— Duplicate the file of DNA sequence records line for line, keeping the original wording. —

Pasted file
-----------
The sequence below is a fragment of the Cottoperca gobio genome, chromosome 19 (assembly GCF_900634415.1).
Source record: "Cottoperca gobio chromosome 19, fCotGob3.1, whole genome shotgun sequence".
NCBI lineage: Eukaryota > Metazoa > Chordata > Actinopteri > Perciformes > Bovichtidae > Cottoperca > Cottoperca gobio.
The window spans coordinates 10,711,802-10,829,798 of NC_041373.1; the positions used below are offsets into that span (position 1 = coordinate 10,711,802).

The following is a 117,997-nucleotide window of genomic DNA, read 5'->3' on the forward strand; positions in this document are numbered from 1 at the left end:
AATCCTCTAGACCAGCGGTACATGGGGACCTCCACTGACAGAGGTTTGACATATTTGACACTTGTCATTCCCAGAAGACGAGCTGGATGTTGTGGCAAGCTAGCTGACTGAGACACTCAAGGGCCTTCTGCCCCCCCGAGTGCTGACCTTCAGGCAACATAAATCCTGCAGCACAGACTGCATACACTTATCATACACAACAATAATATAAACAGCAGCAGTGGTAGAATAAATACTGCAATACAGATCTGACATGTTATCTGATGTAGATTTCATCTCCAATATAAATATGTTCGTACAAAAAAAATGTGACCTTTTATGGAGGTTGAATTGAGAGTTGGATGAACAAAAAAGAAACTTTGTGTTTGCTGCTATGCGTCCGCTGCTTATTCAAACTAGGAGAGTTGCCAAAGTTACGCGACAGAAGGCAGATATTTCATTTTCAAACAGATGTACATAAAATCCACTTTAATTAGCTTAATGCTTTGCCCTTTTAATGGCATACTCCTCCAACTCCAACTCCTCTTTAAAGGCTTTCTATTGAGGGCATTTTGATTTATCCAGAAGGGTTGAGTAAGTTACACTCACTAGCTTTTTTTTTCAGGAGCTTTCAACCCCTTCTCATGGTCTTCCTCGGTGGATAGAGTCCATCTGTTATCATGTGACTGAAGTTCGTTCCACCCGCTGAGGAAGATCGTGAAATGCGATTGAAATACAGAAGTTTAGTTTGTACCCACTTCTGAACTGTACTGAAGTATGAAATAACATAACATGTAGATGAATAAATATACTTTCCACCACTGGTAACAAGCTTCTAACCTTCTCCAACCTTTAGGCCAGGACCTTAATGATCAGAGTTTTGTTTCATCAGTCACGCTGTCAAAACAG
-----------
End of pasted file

The sequence below is a fragment of the Cottoperca gobio genome, chromosome 19 (assembly GCF_900634415.1).
Source record: "Cottoperca gobio chromosome 19, fCotGob3.1, whole genome shotgun sequence".
NCBI lineage: Eukaryota > Metazoa > Chordata > Actinopteri > Perciformes > Bovichtidae > Cottoperca > Cottoperca gobio.
The window spans coordinates 10,711,802-10,829,798 of NC_041373.1; the positions used below are offsets into that span (position 1 = coordinate 10,711,802).

The following is a 117,997-nucleotide window of genomic DNA, read 5'->3' on the forward strand; positions in this document are numbered from 1 at the left end:
AATCCTCTAGACCAGCGGTACATGGGGACCTCCACTGACAGAGGTTTGACATATTTGACACTTGTCATTCCCAGAAGACGAGCTGGATGTTGTGGCAAGCTAGCTGACTGAGACACTCAAGGGCCTTCTGCCCCCCCGAGTGCTGACCTTCAGGCAACATAAATCCTGCAGCACAGACTGCATACACTTATCATACACAACAATAATATAAACAGCAGCAGTGGTAGAATAAATACTGCAATACAGATCTGACATGTTATCTGATGTAGATTTCATCTCCAATATAAATATGTTCGTACAAAAAAAATGTGACCTTTTATGGAGGTTGAATTGAGAGTTGGATGAACAAAAAAGAAACTTTGTGTTTGCTGCTATGCGTCCGCTGCTTATTCAAACTAGGAGAGTTGCCAAAGTTACGCGACAGAAGGCAGATATTTCATTTTCAAACAGATGTACATAAAATCCACTTTAATTAGCTTAATGCTTTGCCCTTTTAATGGCATACTCCTCCAACTCCAACTCCTCTTTAAAGGCTTTCTATTGAGGGCATTTTGATTTATCCAGAAGGGTTGAGTAAGTTACACTCACTAGCTTTTTTTTTCAGGAGCTTTCAACCCCTTCTCATGGTCTTCCTCGGTGGATAGAGTCCATCTGTTATCATGTGACTGAAGTTCGTTCCACCCGCTGAGGAAGATCGTGAAATGCGATTGAAATACAGAAGTTTAGTTTGTACCCACTTCTGAACTGTACTGAAGTATGAAATAACATAACATGTAGATGAATAAATATACTTTCCACCACTGGTAACAAGCTTCTAACCTTCTCCAACCTTTAGGCCAGGACCTTAATGATCAGAGTTTTGTTTCATCAGTCACGCTGTCAAAACAG